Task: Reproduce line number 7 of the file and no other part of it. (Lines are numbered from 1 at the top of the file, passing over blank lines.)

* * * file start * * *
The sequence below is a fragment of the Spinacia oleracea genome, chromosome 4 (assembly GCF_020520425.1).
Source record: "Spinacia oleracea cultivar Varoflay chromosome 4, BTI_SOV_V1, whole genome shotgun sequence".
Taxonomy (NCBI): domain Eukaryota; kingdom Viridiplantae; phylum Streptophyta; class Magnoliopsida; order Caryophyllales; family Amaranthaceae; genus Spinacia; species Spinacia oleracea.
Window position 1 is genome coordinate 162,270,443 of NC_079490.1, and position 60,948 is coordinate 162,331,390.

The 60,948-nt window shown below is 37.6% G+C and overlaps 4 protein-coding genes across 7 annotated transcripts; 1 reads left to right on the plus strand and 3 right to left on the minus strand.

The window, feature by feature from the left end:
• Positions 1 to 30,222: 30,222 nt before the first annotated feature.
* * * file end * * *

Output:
• Positions 1 to 30,222: 30,222 nt before the first annotated feature.